The Athletics Awards Banquet welcomes Nancy Lee, chief operation officer of the Olympic Broadcast Services Vancouver (OBSV), as the keynote speaker.
World-renowned speaker, Robert M. Malina, gives a seminar at the North Vancouver campus on Growing, Maturation and Young Athletes.
VANOC’s Maureen Douglas attends a PD event and speaks to TREC and the University’s Olympics committee.
VANOC accepts six (out of 76) Capilano Performing Arts Theatre presentations for the February 2008 Cultural Olympiad.
Business and Tourism students attend a workshop on 2010 business opportunities at Capilano’s North Vancouver campus.
Capilano provides free meeting space at its Squamish campus for Olympic-related activities.
An innovative agreement between Capilano and Tourism Vancouver will provide students in Capilano’s 16-month Tourism Management Co-op diploma program with paid practicums with Tourism Vancouver during the 2010 Olympic and Paralympic Winter Games. The students will assume leadership positions within Tourism Vancouver’s visitor services department, utilizing their skills to deliver and support exceptional spectator servicing at one of the many satellite visitor centres Tourism Vancouver will operate through the city during the Games.
Continuing Education holds a Wheel Chair Dance seminar in the Sportsplex.
Tewannee Joseph, director, Four Host First Nations Secretariat, is the guest speaker at the Aboriginal Alumni Reunion.
A University-wide letter, along with a brochure, is distributed to all Capilano employees, inviting them to contact the Olympic’s committee chair with suggestions on how they, students and the institution at large can learn, participate and celebrate in the 2010 experience.
Capilano signs an agreement with OBSV for paid student opportunities during the Games. The Broadcast Training program will offer students positions with OBSV in a variety of areas, allowing students to greatly enhance their education by exposure to both the 2010 Winter Olympic Games and the world of broadcasting.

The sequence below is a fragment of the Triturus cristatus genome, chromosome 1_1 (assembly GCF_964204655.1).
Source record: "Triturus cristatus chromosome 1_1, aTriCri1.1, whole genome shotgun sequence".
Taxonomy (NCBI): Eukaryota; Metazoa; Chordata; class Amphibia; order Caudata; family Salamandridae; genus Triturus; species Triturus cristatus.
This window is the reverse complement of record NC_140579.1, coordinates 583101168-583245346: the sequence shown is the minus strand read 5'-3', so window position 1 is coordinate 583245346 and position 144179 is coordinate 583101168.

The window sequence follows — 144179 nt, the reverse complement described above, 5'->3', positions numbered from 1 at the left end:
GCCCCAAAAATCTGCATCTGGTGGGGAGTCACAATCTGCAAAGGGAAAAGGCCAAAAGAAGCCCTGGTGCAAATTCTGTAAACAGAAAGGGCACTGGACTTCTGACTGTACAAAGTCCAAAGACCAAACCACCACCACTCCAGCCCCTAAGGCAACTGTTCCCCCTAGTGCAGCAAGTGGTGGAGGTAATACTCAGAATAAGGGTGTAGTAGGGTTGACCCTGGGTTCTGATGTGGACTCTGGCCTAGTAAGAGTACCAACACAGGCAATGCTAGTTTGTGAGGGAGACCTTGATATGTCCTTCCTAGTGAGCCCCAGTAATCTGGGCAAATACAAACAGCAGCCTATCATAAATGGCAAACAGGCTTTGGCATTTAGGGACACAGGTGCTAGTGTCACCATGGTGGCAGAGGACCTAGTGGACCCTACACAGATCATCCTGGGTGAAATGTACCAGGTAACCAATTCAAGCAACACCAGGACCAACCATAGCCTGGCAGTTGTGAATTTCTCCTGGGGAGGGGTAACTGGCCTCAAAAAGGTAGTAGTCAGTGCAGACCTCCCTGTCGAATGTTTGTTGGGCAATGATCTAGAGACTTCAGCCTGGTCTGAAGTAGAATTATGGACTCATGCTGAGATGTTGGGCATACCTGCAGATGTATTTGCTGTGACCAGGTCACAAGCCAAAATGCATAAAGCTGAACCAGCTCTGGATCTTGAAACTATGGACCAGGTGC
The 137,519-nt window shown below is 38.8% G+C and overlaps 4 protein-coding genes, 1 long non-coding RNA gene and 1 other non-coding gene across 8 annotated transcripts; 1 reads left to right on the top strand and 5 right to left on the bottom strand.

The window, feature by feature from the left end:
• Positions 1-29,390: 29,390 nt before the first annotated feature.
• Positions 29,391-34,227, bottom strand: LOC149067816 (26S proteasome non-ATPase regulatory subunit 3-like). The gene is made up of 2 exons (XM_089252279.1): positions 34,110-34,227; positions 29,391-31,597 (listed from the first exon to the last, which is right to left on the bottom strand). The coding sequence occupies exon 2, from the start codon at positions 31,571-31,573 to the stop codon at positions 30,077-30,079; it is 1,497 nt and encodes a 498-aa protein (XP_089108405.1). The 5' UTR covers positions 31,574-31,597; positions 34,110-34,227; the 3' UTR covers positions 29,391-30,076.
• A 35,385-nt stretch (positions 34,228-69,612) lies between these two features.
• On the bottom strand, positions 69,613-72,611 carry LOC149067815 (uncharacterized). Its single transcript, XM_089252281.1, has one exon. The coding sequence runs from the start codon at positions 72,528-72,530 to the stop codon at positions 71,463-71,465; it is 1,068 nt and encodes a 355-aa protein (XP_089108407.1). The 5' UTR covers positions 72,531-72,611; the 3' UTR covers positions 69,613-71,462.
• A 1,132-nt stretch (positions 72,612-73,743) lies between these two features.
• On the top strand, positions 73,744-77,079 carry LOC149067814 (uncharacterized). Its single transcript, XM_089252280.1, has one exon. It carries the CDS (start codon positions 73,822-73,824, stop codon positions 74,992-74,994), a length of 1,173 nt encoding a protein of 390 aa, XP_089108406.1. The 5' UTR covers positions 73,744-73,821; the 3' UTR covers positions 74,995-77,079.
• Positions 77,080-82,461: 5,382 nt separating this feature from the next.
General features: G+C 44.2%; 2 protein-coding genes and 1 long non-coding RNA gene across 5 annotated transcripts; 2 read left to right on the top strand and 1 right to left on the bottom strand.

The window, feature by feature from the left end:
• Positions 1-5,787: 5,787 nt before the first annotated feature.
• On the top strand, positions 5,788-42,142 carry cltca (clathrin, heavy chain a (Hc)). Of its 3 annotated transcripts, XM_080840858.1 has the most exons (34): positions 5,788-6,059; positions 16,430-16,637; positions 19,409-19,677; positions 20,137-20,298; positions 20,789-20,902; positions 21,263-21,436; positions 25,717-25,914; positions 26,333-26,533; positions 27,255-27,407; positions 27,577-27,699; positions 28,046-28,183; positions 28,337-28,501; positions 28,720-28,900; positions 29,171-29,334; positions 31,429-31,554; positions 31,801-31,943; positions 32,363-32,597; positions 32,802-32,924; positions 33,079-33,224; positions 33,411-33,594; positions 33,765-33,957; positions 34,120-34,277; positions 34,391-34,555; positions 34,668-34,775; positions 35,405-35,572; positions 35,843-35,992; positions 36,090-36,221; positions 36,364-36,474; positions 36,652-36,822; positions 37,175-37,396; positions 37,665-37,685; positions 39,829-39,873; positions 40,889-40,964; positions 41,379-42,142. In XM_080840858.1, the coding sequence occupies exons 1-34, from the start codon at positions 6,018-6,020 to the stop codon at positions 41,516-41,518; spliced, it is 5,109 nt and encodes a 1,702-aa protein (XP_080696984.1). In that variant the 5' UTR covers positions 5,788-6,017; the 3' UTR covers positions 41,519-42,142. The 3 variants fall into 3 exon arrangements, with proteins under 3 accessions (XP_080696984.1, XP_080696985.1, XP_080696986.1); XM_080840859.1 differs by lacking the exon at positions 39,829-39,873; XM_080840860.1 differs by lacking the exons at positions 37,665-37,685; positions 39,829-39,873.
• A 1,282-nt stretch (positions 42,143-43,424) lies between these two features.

The curriculympics initiative is started by Capilano University to stimulate the integration of 2010 Olympic topics, issues and examples into the curriculum. This project eventually evolves into the 2010 Open Education Resources Legacy project that is now overseen by LinkBC. It will provide instructors at all B.C. institutions with easy access to information on the 2010 Olympic and Paralympic Winter Games, as well as a platform for dialogue on exchanging ideas.
Business instructor, Graham Fane, develops the Current Issues in Business project with curriculum development for the 2010 Games and other global events. This project involves the development and delivery of two current issues courses in the BBA program that deal with global events, such as the Olympic/Paralympic Games. In addition to examining the economic, social and legacy impacts of global events, the course plans to integrate a study abroad component. The goal is to provide our BBA students with a meaningful and thorough analysis of the impact of global events, as well as an opportunity to be engaged with the Olympics in a meaningful way.